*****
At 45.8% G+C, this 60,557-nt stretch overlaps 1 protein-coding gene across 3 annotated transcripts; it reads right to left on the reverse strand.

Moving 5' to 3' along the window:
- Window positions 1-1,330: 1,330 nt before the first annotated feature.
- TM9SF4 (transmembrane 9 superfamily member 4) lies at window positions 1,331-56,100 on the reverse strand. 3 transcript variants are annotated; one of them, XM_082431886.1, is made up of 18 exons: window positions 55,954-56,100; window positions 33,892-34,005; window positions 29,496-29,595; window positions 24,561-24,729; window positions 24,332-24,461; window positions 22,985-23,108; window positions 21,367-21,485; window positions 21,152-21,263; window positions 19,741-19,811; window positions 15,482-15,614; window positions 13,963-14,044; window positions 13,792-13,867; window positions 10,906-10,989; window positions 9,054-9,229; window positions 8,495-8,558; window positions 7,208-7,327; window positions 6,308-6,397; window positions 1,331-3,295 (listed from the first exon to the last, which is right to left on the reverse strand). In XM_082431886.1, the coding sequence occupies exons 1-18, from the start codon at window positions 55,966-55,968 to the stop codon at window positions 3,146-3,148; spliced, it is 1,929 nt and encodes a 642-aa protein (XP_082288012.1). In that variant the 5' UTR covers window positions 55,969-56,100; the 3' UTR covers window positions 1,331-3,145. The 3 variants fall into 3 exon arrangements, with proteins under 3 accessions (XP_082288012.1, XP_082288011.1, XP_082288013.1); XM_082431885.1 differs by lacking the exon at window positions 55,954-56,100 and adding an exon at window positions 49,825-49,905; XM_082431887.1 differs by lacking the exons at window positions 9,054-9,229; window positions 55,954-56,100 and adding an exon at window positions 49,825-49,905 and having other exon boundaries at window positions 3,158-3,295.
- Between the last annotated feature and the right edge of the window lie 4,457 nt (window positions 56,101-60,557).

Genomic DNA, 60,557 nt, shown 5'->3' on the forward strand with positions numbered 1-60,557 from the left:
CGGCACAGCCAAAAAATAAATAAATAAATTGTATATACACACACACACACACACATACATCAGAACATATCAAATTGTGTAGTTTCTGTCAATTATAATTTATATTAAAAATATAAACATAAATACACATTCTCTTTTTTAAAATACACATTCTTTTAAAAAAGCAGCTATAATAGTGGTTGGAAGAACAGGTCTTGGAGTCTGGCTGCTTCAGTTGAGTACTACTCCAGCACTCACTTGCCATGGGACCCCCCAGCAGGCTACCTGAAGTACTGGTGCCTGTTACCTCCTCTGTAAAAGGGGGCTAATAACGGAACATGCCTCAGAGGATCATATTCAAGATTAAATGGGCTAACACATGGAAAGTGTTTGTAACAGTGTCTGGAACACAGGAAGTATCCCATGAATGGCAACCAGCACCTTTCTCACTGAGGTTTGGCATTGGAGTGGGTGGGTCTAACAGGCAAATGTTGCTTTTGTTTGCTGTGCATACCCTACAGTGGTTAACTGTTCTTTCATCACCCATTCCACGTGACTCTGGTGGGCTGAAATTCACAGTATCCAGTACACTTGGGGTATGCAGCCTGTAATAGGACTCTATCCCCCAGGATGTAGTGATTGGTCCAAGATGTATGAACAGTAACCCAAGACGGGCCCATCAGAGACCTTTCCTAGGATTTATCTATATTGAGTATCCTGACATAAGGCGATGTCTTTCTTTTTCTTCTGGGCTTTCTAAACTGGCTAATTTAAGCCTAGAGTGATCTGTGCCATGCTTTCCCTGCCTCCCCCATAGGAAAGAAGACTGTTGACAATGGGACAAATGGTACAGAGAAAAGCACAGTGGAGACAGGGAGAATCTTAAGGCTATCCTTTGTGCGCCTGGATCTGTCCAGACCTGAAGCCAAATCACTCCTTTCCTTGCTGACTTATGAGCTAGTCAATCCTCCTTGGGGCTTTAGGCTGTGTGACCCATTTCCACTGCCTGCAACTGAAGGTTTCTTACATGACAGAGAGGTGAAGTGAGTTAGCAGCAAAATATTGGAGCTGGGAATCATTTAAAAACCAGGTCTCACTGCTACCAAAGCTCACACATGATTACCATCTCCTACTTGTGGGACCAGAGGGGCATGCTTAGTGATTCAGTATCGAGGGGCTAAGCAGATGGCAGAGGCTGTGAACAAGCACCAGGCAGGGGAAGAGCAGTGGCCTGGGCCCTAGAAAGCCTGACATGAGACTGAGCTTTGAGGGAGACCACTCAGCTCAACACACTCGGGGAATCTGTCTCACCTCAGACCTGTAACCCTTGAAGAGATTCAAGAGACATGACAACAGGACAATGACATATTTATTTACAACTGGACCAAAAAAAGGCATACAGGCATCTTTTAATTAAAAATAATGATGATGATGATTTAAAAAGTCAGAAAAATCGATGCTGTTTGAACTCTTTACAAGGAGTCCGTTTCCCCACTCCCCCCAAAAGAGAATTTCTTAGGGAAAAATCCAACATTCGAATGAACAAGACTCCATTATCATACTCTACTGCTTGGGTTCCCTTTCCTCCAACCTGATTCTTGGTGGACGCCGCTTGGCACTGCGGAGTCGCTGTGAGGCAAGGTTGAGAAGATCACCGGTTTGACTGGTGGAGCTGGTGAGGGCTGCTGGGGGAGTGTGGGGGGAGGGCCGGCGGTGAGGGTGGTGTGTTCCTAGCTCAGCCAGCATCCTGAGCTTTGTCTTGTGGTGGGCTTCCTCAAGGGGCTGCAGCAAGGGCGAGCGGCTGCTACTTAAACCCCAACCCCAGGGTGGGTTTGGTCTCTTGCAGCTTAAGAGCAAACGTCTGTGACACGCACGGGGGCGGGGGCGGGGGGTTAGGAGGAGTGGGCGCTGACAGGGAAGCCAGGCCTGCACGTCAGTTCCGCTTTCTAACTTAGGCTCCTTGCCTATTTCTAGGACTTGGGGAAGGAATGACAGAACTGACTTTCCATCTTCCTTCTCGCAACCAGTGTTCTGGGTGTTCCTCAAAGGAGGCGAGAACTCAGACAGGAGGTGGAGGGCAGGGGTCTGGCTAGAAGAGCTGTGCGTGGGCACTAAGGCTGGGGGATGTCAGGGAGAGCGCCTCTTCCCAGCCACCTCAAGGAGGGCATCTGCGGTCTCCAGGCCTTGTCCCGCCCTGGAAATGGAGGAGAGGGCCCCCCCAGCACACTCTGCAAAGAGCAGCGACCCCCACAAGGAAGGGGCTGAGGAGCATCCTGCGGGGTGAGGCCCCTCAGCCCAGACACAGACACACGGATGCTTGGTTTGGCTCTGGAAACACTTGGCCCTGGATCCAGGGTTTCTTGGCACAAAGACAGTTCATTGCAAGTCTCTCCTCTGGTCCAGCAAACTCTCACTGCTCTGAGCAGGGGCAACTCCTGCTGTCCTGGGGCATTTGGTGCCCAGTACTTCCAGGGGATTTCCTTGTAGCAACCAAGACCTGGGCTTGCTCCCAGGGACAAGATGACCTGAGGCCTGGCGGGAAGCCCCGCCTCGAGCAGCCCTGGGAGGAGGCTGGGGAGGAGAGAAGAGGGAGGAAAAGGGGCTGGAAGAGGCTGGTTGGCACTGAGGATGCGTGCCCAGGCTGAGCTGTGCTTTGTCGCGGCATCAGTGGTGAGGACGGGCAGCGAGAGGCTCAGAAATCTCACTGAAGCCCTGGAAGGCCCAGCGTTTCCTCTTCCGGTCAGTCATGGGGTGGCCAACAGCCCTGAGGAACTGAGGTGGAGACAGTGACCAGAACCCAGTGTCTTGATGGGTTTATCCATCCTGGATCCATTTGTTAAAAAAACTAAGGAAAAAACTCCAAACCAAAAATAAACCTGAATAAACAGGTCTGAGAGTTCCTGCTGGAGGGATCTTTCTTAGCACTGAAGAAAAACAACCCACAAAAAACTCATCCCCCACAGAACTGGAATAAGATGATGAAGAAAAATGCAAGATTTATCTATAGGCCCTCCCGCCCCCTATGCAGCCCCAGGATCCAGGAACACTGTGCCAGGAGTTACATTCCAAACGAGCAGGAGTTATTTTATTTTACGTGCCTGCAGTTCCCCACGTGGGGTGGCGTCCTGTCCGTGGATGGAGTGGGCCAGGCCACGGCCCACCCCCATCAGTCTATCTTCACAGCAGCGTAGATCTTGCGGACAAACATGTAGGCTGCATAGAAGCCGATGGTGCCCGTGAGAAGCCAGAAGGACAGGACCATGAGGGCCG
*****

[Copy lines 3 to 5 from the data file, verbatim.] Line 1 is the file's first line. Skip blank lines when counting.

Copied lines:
- Window positions 1-1,330: 1,330 nt before the first annotated feature.
- TM9SF4 (transmembrane 9 superfamily member 4) lies at window positions 1,331-56,100 on the reverse strand. 3 transcript variants are annotated; one of them, XM_082431886.1, is made up of 18 exons: window positions 55,954-56,100; window positions 33,892-34,005; window positions 29,496-29,595; window positions 24,561-24,729; window positions 24,332-24,461; window positions 22,985-23,108; window positions 21,367-21,485; window positions 21,152-21,263; window positions 19,741-19,811; window positions 15,482-15,614; window positions 13,963-14,044; window positions 13,792-13,867; window positions 10,906-10,989; window positions 9,054-9,229; window positions 8,495-8,558; window positions 7,208-7,327; window positions 6,308-6,397; window positions 1,331-3,295 (listed from the first exon to the last, which is right to left on the reverse strand). In XM_082431886.1, the coding sequence occupies exons 1-18, from the start codon at window positions 55,966-55,968 to the stop codon at window positions 3,146-3,148; spliced, it is 1,929 nt and encodes a 642-aa protein (XP_082288012.1). In that variant the 5' UTR covers window positions 55,969-56,100; the 3' UTR covers window positions 1,331-3,145. The 3 variants fall into 3 exon arrangements, with proteins under 3 accessions (XP_082288012.1, XP_082288011.1, XP_082288013.1); XM_082431885.1 differs by lacking the exon at window positions 55,954-56,100 and adding an exon at window positions 49,825-49,905; XM_082431887.1 differs by lacking the exons at window positions 9,054-9,229; window positions 55,954-56,100 and adding an exon at window positions 49,825-49,905 and having other exon boundaries at window positions 3,158-3,295.
- Between the last annotated feature and the right edge of the window lie 4,457 nt (window positions 56,101-60,557).